New Smartphone Device Delivers A Sperm Count In 5 Seconds For Just $5

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Freaking brilliant!

I've only ever known one real love in life. There is no he or she, just loyalty and for the most part consistency.

This love I've come to know goes by the name of technology.  

Of course, we have tough times, but one thing is clear: the good outweighs the bad. All day, every day. Seriously, when I think about how lost I'd be without certain luxuries that we're granted via technology — calculators, Google, smartphones — I can't help but be overly thankful for the stuff.

Our phones alone play so many different roles in our life, from entertainer to doctor. 

So it's no surprise that Harvard researchers have created a new smartphone device that allows men to check their sperm count in the comfort of their homes (similar to home pregnancy test).

Here's the lowdown on how it works:

A 3D-printed case is attached to a smartphone and a semen sample is collected using a disposable microchip with an attached bulb. Then the sperm-filled chip is slid into the phone case where it aligns with the camera lens. An accompanying app then does the work (along with an LED, lenses and a few other techie things in the case)... magnifying, counting and timing his swimmers in less than 5 seconds.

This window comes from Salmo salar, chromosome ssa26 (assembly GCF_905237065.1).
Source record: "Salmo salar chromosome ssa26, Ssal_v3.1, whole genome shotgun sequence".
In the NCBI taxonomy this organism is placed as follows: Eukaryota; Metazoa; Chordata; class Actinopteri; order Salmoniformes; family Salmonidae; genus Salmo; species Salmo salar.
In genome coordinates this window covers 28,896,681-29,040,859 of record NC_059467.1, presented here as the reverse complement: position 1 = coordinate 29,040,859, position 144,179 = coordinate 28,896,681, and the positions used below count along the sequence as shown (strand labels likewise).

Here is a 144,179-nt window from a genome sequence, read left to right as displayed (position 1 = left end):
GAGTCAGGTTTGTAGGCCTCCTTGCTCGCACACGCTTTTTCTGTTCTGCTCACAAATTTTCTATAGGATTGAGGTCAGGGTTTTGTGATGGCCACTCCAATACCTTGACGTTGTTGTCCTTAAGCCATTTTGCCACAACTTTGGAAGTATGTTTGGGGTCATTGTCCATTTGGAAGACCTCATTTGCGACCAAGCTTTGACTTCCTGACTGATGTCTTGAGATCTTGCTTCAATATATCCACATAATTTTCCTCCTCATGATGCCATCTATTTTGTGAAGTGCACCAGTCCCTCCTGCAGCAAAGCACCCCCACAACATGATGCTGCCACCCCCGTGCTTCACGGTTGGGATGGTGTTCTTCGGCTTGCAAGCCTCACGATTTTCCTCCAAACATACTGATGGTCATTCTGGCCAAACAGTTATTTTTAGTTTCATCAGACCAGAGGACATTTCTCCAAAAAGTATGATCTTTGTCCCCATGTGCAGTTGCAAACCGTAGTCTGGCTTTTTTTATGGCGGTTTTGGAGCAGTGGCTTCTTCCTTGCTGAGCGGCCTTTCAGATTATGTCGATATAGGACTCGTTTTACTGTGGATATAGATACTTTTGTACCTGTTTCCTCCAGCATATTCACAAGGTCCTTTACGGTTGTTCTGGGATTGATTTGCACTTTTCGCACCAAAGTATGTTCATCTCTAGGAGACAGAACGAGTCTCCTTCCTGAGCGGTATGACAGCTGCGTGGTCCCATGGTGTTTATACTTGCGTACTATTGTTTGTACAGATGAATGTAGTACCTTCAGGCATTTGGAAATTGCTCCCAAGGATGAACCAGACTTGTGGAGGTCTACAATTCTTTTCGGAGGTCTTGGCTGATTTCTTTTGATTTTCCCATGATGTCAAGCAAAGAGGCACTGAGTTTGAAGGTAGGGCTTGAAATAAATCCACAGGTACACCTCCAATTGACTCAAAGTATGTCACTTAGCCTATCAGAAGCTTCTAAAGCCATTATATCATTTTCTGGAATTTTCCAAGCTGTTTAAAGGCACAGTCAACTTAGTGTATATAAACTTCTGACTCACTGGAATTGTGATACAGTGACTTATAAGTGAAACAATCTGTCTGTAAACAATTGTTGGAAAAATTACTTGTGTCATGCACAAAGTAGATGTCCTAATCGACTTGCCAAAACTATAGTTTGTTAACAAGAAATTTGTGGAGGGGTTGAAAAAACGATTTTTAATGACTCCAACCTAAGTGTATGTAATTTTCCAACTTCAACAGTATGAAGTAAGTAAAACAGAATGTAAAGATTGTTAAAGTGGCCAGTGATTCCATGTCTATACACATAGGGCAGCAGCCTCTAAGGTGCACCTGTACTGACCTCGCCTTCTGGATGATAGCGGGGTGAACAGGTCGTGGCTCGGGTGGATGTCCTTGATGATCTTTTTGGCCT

The best part? You wouldn't have to sell whatever sperm you do have on the black market in order to purchase the gizmo — the device is crazy-cheat to make at just $4.45 each. 

Brilliant, right?

There are still some kinks to work out, such as it being able to detect deformed sperm and "cellular debris" that may come from the phone.

And then there's the fact that it could be years before this male fertility test ever reaches homes. (You know, FDA approval and finding someone to mass produce and sell it.)

But researchers are confident that they're doing something that will benefit the greater good for the estimated 30 million men worldwide who deal with infertility, especially those who don't have access to fertility clinics and to men simply looking to monitor their sperm count after a recent vasectomy. 

And, I have to agree that this is good news for couples looking to have a baby or even men who don't want to encounter the awkwardness of whacking off in a hospital gown with home living magazines.

But, until this thing hits the market, that'll have to do. 

 

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